Sidetracked again. I suppose the time has come for me to consider the pile of want-to-read books simple suggestions, rather than as a plan. That relieves me of the weekly task of looking at the pile and arranging and rearranging based on my mood, the time of year, customer suggestion or super cool cover art. Letting books subtly slip into my psyche, or just blatantly hitting me on the head to be read will be my new approach. For now.
On Saturday, the Masques, our long lived community theatre group sent me info on their 2016-17 season featuring "Company," "Arsenic and Old Lace" and "The Great Gatsby". You can tell from the picture at the top where this led me. The first and only time I read that book was in high school, when some altruistic, well-meaning new lit teacher attempted to get us middle America kids to embrace the story of Nick, Jay and Daisy. Vaguely I recall parroting some lecture facts back to her on an essay exam (she was fond of essays), but realistically, this book had nothing I could relate to no any characters I understood. Then, of course there was the challenge of the historic context.
Many things made sense to me as I read it this weekend, including why my bright eyed teacher thought it would be a good idea to put it in our hands. In less than 200 pages, Fitzgerald hits all the right notes, and had I been ready examine those notes, maybe I would have actually read the book and not have flunked the unit test. But heck, at 16 I was not in tune to elegant language, nor did I comprehend the depth and significance of the symbolism throughout. Oh, maybe I picked up on the billboard, the eyes of Dr. T. J. Eckelberg watching ominously over the city, but I sure didn't pick up on the ideas that the artwork had been uncared for, suggesting that the American Dream had fallen into ruin.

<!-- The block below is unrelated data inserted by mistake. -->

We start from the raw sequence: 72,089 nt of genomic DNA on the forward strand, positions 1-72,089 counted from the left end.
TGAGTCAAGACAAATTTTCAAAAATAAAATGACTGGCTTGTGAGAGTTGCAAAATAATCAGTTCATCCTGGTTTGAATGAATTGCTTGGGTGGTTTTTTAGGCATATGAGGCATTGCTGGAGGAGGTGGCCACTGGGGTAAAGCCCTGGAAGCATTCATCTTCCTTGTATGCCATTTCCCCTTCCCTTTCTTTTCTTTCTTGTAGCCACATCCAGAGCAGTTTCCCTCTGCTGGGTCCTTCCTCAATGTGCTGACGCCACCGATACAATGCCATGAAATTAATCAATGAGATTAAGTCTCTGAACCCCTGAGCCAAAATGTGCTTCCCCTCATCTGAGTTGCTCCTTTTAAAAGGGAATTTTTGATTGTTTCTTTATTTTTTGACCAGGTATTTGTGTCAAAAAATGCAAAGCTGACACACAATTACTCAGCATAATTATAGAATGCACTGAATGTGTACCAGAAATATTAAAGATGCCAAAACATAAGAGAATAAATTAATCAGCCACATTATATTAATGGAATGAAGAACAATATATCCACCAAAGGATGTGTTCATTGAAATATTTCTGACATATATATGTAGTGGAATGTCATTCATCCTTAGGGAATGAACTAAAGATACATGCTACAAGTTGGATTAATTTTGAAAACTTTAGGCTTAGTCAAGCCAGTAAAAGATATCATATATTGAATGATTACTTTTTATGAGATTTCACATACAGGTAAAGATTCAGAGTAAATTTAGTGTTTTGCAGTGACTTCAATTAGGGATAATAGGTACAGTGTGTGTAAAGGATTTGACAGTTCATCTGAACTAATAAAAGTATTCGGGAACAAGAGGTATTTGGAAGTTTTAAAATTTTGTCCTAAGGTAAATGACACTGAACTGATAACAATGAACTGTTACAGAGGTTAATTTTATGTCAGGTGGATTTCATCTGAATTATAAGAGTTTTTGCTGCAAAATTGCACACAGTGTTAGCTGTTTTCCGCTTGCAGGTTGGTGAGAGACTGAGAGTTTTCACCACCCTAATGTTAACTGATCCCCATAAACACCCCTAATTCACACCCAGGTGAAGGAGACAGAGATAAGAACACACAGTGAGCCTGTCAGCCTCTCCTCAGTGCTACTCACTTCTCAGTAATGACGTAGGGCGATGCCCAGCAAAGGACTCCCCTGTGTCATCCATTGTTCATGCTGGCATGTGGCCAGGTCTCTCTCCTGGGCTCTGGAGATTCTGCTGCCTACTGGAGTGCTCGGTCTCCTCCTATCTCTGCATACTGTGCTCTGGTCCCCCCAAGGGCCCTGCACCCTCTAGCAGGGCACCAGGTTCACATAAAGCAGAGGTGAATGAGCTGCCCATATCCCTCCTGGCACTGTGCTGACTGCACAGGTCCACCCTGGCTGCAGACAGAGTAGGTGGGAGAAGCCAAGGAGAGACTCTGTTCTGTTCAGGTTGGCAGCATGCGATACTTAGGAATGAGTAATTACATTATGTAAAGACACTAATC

Reading this, I began to visualize the wonderful time Masquers will have with this production. Crafting the lavish, art deco setting, along with costumes befitting both the old money and the nouveau riche of 1925 will challenge our local designers, but they have proven many times over they are up to the task. I can hardly wait to see the characters moving about what is sure to be a edgy lighting plot. In my mind I have cast the show...I wonder how close I will be? Sadly, this show isn't until spring, so I will practise patience.
I will also practise looking at my book pile, patting the top book, tossing off a "harrumph" like sound...and moving on. No adjustments. I will wait for next week's book to fall from the sky, but first I have to finish The Museum of Extraordinary Things for our book discussion on Friday...that is unless I get sidetracked.
By the way, never noticed this before...If you look closely at the most frequently used Gatsby cover - the one with the eyes and lips....you will see people in the pupil of each eye. I suppose my sophomore English teacher pointed that out to us, but who had time to be bothered with that when great novels like Love Story was begging to be read?
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